Apple has finally bowed out of a high stakes legal battle over ebooks and agreed to a settlement that could soon see the tech giant paying out millions to customers who purchased titles at online retailers like Amazon and Barnes & Noble.
According to a letter to the court filed in New York, and embedded below, Apple has reached an agreement with class-action lawyers and state attorneys general that will see the parties cancel a damages trial set for July.
The settlement is under seal for now and must be approved by the court, but is likely to be worth hundreds of millions of dollars. The money will come on top of the $160 million or so that the five publishers agreed to pay as a result of settlements reached last year.
Apple will, however, continue to appeal a verdict from last year in which U.S. District Judge Denise Cote concluded that the company had masterminded a scheme to raise the price of ebooks.
Apple will likely make its case to a New York appeals court this summer, but the appeal can be considered a long shot. According to a letter describing the settlement, the money reserved for consumers will be contingent on that appeal.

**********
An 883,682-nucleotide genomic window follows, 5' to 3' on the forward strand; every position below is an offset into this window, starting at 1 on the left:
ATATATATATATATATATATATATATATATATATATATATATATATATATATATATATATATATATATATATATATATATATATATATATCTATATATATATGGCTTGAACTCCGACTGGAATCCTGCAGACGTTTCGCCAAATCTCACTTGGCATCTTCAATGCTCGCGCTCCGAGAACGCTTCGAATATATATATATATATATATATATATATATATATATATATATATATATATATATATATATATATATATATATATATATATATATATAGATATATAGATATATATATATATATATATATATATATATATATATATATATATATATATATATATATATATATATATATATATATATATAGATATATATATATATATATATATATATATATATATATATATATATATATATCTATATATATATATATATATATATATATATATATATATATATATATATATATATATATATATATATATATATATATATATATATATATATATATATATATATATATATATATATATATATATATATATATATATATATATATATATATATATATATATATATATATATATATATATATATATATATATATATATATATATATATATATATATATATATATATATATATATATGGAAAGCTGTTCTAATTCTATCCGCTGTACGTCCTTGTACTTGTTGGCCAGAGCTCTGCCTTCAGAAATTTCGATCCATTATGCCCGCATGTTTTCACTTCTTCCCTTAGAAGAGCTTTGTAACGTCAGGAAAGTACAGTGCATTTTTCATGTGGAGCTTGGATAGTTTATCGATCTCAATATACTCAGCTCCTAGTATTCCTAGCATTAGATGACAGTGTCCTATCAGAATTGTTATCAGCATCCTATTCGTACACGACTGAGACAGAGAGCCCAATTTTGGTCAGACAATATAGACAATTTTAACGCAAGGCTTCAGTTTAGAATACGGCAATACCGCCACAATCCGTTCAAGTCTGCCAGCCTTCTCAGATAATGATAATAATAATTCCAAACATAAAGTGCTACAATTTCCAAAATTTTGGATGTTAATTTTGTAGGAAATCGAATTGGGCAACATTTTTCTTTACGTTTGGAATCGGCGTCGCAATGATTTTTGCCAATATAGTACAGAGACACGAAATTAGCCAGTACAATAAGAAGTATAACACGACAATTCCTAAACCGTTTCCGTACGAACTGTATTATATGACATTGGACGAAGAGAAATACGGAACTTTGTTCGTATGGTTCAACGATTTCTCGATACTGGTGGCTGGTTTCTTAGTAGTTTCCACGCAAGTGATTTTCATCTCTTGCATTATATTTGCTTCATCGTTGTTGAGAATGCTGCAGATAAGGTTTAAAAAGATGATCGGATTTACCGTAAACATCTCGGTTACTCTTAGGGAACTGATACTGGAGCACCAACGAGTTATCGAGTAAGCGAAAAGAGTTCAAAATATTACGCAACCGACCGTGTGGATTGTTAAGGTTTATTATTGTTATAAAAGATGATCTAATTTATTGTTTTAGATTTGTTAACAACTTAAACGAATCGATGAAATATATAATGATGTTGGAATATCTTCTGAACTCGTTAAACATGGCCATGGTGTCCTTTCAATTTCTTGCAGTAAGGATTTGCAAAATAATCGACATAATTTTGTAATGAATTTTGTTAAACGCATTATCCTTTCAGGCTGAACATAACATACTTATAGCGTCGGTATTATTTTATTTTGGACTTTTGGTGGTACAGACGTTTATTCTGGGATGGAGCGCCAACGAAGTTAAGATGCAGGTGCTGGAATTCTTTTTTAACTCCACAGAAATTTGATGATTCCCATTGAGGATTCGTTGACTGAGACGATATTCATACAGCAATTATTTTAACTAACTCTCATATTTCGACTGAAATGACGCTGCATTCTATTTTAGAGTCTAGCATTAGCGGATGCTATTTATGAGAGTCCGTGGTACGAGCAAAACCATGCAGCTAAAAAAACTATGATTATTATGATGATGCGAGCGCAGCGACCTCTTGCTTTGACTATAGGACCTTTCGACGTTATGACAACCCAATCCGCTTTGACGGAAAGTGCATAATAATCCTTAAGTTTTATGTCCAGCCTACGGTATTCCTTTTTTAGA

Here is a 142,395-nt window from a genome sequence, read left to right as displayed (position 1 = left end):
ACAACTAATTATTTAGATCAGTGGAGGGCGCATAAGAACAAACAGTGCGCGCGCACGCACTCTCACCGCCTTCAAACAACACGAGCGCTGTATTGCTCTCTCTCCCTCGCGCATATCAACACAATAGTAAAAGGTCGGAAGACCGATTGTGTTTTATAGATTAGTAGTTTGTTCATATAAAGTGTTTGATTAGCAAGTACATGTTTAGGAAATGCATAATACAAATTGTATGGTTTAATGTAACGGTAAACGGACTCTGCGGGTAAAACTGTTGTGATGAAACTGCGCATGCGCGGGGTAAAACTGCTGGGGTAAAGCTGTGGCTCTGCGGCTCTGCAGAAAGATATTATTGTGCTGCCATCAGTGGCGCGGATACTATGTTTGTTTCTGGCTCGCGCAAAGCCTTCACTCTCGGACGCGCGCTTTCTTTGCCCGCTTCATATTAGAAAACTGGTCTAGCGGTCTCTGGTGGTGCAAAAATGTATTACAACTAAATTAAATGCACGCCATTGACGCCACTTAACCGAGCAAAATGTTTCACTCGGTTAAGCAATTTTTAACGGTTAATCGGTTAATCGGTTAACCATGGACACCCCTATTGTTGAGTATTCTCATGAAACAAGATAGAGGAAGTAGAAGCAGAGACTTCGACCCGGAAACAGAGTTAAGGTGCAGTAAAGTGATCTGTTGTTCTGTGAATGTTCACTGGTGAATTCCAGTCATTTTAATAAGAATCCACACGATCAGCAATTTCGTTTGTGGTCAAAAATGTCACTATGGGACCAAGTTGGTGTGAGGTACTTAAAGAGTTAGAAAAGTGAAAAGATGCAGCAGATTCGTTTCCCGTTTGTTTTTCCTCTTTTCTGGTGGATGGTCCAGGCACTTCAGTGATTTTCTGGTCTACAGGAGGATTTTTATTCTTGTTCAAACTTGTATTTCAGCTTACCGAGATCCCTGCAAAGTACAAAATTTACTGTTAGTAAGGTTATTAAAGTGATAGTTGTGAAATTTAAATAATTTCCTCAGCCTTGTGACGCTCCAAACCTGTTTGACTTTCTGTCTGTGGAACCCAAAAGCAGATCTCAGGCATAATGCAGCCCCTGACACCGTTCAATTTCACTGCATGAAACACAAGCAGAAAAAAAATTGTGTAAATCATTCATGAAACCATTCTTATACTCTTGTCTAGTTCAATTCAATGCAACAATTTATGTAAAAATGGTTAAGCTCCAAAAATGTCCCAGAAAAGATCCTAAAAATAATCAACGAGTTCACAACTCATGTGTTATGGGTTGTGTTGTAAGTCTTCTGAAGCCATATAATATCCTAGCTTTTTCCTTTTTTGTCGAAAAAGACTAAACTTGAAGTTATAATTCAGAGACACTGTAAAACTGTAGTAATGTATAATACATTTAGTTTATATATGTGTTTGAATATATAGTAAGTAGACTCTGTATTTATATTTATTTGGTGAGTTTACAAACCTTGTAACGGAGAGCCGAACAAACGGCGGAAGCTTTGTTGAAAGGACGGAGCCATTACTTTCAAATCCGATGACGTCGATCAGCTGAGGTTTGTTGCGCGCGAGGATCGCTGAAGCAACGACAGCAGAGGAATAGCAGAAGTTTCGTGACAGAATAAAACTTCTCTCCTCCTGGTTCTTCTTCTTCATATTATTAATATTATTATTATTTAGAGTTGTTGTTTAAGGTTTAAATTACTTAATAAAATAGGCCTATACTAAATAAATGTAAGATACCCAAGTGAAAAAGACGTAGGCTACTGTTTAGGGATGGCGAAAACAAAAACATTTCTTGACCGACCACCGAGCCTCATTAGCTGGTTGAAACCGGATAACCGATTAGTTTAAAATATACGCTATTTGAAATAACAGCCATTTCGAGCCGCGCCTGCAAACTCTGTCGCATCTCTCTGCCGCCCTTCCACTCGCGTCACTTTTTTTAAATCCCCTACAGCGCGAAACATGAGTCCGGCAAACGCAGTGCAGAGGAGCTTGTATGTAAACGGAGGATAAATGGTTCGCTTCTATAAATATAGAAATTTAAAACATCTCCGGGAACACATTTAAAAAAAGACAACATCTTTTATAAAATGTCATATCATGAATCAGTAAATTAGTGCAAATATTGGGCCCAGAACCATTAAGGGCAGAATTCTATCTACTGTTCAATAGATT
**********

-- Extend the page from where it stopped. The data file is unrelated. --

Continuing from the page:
In agreeing to settle the case, Apple may be seeking avert a triple damages rule that could have been imposed at trial. Apple did not immediately respond to a request for comment.
The agreement comes after class-action lawyers and state governments sought civil penalties from Apple for violating antitrust laws. Under a complicated legal process, consumers in 17 states are represented by the class action lawyers, while those in other states are represented by their respective state governments.
Here is the letter from class action lawyer Steve Berman and one from Judge Cote, which contain further details. Update: here’s a Q&A about what happens next, including how you might get paid.
An earlier version of this story incorrectly referred to a jury verdict; the verdict was by Judge Cote.